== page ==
The PLCB has provided me with one of the few decent paying jobs in the area for 8 years now. I love my job, I take it very seriously. As far as your comment about the stores not carrying expensive scotch... Store 3516 in Clarks Summit where I work carries Johnny Walker Blue Label and several other scotch whiskies well over the $130.00 mark you stated. Some that are $300.00 I believe.
I'm sick of people like you badmouthing the PLCB. I don't like a lot of their policies either, but think of the families like mine who are very thankful to have a decent paying job so they can put food on the table. Our area is a dead zone for jobs, with more and more companies looking to move work overseas or hire illegal Mexicans at $4.00 per hour. Those are the problems we should be focused on as Pennsylvanians and Americans, not saving a few dollars on alcohol.
The issue of the jobs currently provided by the PLCB is the thorniest in all of this, and of much more importance than any trumped up "alcohol chaos" that may result from privatization. As this e-mail makes very clear, these are real people, with families to feed. Finding a solution to that issue is the most important part of the puzzle that is the abolition of the PLCB. Ideas are welcome; what do you think of the one I floated above?
First, the information on high-priced whiskies at State Stores is from the PLCB's website. The Macallan 18 was the highest-priced single malt Scotch whisky carried as a regular item; I missed the higher-priced Johnnie Walker Blue in the blends. My mistake; I apologize for that, and I've corrected it in the post with thanks to you -- unnamed, as I'm not clear what your name is. But according to that site, the Blue is the highest-priced regularly stocked Scotch whisky, at $199.99; there are no other regularly stocked Scotch whiskies between that price and the Macallan 18's.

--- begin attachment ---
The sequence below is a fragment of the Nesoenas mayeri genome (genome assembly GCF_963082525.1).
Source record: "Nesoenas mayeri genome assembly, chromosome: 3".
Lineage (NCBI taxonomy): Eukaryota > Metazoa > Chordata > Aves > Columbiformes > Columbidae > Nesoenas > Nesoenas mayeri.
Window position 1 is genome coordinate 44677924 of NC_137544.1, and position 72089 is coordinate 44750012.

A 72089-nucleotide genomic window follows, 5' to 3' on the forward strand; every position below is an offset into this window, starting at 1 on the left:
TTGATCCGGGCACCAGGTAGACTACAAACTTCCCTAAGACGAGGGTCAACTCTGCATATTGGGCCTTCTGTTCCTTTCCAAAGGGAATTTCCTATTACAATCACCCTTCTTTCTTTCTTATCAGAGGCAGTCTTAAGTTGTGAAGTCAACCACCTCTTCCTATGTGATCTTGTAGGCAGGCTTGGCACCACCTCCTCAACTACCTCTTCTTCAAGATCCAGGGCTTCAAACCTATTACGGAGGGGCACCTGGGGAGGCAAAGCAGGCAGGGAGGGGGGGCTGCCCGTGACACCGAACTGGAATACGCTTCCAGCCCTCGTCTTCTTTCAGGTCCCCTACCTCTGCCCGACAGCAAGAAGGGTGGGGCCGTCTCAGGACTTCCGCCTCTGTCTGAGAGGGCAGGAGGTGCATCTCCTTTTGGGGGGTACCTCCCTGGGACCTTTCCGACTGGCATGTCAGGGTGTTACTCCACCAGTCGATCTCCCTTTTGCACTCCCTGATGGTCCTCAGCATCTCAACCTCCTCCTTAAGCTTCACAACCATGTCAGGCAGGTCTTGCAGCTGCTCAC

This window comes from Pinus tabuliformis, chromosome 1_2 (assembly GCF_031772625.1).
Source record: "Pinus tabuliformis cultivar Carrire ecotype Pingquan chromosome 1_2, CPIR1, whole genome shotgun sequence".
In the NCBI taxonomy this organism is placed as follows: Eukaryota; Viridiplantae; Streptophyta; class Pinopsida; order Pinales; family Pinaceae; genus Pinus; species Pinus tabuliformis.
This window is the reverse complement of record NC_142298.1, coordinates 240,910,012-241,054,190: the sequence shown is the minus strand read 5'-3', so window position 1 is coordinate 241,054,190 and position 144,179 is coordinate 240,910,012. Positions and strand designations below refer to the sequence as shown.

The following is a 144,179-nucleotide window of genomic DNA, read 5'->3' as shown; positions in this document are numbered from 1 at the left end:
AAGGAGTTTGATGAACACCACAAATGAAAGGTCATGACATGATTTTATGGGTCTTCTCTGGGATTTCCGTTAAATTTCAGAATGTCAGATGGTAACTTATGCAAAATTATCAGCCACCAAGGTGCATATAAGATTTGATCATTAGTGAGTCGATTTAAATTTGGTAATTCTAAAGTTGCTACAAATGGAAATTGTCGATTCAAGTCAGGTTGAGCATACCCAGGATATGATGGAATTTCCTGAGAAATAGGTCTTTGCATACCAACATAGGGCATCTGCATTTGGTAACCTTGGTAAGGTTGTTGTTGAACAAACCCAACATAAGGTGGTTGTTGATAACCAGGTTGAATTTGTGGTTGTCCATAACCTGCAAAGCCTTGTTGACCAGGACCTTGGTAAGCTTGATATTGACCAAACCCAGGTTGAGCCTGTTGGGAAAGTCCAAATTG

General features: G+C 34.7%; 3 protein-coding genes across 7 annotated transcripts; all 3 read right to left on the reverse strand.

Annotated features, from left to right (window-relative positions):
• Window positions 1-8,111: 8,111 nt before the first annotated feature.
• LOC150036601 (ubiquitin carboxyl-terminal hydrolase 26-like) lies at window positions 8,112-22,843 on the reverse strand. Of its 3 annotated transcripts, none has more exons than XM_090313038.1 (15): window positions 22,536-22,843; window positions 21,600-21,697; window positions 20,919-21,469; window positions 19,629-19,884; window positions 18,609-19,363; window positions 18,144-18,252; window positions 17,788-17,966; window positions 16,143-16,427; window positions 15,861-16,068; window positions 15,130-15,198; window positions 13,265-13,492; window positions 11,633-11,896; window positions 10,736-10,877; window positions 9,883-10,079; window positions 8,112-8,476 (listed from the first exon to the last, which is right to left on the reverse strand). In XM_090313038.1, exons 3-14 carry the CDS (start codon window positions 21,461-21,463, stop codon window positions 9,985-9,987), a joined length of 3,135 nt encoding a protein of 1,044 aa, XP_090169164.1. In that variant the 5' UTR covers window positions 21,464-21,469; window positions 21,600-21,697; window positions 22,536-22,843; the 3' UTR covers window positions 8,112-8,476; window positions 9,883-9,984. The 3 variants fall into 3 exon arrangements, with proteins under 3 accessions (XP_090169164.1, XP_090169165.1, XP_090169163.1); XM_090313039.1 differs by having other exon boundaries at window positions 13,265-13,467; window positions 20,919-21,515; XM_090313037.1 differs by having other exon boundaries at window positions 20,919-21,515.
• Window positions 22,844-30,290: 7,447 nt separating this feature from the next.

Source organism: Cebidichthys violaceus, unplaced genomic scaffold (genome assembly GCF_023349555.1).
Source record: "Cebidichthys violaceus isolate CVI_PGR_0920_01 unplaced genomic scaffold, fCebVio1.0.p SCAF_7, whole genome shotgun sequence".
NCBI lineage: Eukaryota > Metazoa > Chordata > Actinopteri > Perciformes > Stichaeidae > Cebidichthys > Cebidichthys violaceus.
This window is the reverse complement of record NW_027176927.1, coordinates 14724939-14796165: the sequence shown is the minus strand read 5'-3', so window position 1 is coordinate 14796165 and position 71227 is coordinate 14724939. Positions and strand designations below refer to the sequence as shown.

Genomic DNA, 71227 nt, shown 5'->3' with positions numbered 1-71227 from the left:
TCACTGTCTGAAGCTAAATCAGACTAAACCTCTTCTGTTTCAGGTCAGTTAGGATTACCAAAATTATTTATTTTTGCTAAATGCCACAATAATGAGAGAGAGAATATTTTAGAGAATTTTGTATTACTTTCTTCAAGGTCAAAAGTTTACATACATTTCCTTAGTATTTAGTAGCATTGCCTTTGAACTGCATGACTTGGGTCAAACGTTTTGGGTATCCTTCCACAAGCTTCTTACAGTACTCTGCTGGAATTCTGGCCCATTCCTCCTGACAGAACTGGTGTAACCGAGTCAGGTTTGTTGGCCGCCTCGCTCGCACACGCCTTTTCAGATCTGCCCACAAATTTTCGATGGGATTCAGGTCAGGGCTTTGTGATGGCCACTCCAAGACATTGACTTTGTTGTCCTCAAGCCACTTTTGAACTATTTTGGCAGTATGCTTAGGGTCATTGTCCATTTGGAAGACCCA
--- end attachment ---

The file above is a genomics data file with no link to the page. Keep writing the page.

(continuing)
As for your job, and "bashing" and "badmouthing," and illegal Mexicans... I did say in a comment on the blog, "The hardest part about writing this, getting people to see the problems with the PLCB, is thinking about the effect it could have on people's livelihoods if I were somehow successful." It was something I thought about a lot before starting the blog. I realize that's not much comfort to you, but it is an issue for me. I'll be addressing it in the future.
Are you concerned that you couldn't find a job in a private liquor store if the PLCB system was put out to pasture, or open one yourself? I assume you've got experience. One of the possibilities for solving the problem of putting so many people out of work is using the proceeds from selling the inventory and other assets of the PLCB to offer low/no interest loans to current employees to set themselves up in business. Not as safe a job as your current one, perhaps, but you wouldn't be saddled with the PLCB policies you say you don't like, either. But the PLCB is not a jobs program, and it shouldn't be.
I'm not "bashing" it or "badmouthing" the PLCB, simple-mindedly ranting and raving. I'm presenting reasons why our current system is not ideal, or even a good idea. Take out the PLCB employees and the anti-alcohol forces, and I doubt you could summon 10% support for the PLCB among Pennsylvania citizens.
Is it as important as immigration? Probably not. Is immigration as important as health-care? As important as the environment? As crime? As illegal drug control? As our future energy supply? I don't know. But just because one issue is more important than another doesn't mean the less-important one shouldn't be discussed.
There's just one thing I'd like to know. The fellow says he's sick of "people like you badmouthing the PLCB." Who are the "people like you"? What sets them apart? And how do I meet more of them and get their e-mail addresses?